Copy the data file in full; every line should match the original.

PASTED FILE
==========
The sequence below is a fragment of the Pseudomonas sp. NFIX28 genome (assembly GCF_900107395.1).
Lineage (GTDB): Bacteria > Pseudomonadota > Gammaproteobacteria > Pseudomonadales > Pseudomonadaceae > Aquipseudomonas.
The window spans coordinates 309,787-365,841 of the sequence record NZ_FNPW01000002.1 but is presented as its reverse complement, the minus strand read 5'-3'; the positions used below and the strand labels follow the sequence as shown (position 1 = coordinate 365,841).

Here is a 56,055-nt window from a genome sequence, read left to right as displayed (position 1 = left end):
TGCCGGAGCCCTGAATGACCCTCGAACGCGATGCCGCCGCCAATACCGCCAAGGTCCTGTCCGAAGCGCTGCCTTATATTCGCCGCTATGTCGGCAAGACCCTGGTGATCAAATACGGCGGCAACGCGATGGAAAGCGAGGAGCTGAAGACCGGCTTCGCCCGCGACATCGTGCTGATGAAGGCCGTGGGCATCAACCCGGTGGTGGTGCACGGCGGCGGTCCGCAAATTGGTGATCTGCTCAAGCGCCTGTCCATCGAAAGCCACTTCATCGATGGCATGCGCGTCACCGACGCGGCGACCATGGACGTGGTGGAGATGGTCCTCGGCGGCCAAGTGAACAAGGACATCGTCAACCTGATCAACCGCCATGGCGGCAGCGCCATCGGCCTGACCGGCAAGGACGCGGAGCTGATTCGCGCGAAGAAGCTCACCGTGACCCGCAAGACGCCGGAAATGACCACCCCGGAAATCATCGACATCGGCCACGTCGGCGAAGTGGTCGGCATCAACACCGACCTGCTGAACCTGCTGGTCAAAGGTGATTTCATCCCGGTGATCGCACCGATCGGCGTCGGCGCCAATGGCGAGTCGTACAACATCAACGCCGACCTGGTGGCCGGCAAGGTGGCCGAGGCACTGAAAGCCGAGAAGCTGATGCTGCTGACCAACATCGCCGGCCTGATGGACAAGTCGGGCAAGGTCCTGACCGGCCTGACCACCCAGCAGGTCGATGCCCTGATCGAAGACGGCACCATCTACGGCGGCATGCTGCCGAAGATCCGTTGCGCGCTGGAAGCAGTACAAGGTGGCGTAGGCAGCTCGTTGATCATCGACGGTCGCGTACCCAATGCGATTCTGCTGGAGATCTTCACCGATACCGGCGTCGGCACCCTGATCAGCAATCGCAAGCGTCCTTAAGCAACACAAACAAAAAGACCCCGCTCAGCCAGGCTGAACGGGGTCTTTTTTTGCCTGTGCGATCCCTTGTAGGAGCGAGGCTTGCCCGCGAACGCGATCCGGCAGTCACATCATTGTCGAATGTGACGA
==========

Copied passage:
The sequence below is a fragment of the Pseudomonas sp. NFIX28 genome (assembly GCF_900107395.1).
Lineage (GTDB): Bacteria > Pseudomonadota > Gammaproteobacteria > Pseudomonadales > Pseudomonadaceae > Aquipseudomonas.
The window spans coordinates 309,787-365,841 of the sequence record NZ_FNPW01000002.1 but is presented as its reverse complement, the minus strand read 5'-3'; the positions used below and the strand labels follow the sequence as shown (position 1 = coordinate 365,841).

Here is a 56,055-nt window from a genome sequence, read left to right as displayed (position 1 = left end):
TGCCGGAGCCCTGAATGACCCTCGAACGCGATGCCGCCGCCAATACCGCCAAGGTCCTGTCCGAAGCGCTGCCTTATATTCGCCGCTATGTCGGCAAGACCCTGGTGATCAAATACGGCGGCAACGCGATGGAAAGCGAGGAGCTGAAGACCGGCTTCGCCCGCGACATCGTGCTGATGAAGGCCGTGGGCATCAACCCGGTGGTGGTGCACGGCGGCGGTCCGCAAATTGGTGATCTGCTCAAGCGCCTGTCCATCGAAAGCCACTTCATCGATGGCATGCGCGTCACCGACGCGGCGACCATGGACGTGGTGGAGATGGTCCTCGGCGGCCAAGTGAACAAGGACATCGTCAACCTGATCAACCGCCATGGCGGCAGCGCCATCGGCCTGACCGGCAAGGACGCGGAGCTGATTCGCGCGAAGAAGCTCACCGTGACCCGCAAGACGCCGGAAATGACCACCCCGGAAATCATCGACATCGGCCACGTCGGCGAAGTGGTCGGCATCAACACCGACCTGCTGAACCTGCTGGTCAAAGGTGATTTCATCCCGGTGATCGCACCGATCGGCGTCGGCGCCAATGGCGAGTCGTACAACATCAACGCCGACCTGGTGGCCGGCAAGGTGGCCGAGGCACTGAAAGCCGAGAAGCTGATGCTGCTGACCAACATCGCCGGCCTGATGGACAAGTCGGGCAAGGTCCTGACCGGCCTGACCACCCAGCAGGTCGATGCCCTGATCGAAGACGGCACCATCTACGGCGGCATGCTGCCGAAGATCCGTTGCGCGCTGGAAGCAGTACAAGGTGGCGTAGGCAGCTCGTTGATCATCGACGGTCGCGTACCCAATGCGATTCTGCTGGAGATCTTCACCGATACCGGCGTCGGCACCCTGATCAGCAATCGCAAGCGTCCTTAAGCAACACAAACAAAAAGACCCCGCTCAGCCAGGCTGAACGGGGTCTTTTTTTGCCTGTGCGATCCCTTGTAGGAGCGAGGCTTGCCCGCGAACGCGATCCGGCAGTCACATCATTGTCGAATGTGACGA